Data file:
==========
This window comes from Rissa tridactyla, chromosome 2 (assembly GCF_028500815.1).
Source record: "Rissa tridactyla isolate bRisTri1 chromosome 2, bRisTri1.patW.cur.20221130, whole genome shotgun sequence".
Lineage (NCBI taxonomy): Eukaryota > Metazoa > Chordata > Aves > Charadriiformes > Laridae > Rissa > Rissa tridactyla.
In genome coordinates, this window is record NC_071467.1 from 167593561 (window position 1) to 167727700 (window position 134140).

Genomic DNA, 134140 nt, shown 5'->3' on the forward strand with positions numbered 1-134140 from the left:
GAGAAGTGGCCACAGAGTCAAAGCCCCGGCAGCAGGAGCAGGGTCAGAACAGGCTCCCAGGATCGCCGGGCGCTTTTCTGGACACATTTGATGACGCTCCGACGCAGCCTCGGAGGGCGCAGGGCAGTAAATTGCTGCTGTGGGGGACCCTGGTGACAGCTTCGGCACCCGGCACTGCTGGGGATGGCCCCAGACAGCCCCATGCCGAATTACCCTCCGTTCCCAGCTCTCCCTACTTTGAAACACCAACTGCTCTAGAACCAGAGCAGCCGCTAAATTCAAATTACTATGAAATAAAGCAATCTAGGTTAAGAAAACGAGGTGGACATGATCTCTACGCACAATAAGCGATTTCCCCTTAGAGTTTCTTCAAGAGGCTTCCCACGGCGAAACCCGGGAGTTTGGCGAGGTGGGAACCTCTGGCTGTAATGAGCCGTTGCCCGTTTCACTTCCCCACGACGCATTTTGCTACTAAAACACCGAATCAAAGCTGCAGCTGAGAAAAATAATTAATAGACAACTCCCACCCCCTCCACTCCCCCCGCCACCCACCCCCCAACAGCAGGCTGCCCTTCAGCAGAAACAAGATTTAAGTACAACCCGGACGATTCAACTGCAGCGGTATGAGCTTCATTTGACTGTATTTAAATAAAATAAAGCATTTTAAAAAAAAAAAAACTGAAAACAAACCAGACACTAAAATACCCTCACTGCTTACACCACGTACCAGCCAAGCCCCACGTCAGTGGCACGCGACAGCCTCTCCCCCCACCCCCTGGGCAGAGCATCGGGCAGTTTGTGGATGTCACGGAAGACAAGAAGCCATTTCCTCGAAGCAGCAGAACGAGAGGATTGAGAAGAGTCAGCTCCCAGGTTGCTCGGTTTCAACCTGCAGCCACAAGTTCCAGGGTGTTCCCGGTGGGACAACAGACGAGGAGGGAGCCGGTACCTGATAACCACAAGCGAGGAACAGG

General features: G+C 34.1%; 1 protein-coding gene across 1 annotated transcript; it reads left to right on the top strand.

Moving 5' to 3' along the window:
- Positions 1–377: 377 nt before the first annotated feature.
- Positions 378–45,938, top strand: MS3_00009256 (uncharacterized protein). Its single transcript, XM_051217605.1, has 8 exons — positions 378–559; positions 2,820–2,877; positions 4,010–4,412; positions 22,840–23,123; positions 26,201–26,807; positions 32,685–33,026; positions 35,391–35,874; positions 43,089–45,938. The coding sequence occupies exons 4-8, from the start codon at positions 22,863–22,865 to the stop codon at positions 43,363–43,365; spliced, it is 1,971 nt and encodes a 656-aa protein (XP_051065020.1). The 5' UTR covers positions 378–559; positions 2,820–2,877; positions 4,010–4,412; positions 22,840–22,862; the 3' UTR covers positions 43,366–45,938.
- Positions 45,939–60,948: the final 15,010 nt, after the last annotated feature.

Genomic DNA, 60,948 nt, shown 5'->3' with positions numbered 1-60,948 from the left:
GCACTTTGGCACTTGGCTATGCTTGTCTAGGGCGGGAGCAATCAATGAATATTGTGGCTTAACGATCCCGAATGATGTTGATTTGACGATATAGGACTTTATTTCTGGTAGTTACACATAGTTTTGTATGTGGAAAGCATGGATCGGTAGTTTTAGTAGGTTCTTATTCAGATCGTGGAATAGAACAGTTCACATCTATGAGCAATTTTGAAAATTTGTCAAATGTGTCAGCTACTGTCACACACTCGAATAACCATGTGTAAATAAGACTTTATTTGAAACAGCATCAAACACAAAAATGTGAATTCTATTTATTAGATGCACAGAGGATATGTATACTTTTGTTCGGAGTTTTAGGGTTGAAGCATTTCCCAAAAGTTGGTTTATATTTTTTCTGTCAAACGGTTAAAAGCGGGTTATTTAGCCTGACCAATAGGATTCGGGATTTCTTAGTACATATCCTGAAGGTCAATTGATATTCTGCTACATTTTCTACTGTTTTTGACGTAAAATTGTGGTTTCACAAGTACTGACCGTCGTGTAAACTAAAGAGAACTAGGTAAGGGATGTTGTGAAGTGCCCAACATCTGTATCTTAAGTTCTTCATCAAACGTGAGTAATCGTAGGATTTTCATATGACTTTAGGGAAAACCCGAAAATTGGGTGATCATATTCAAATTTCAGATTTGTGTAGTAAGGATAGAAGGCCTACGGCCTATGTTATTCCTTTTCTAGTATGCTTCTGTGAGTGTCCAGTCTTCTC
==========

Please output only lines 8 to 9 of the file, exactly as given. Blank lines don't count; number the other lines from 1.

Moving 5' to 3' along the window:
- Positions 1–377: 377 nt before the first annotated feature.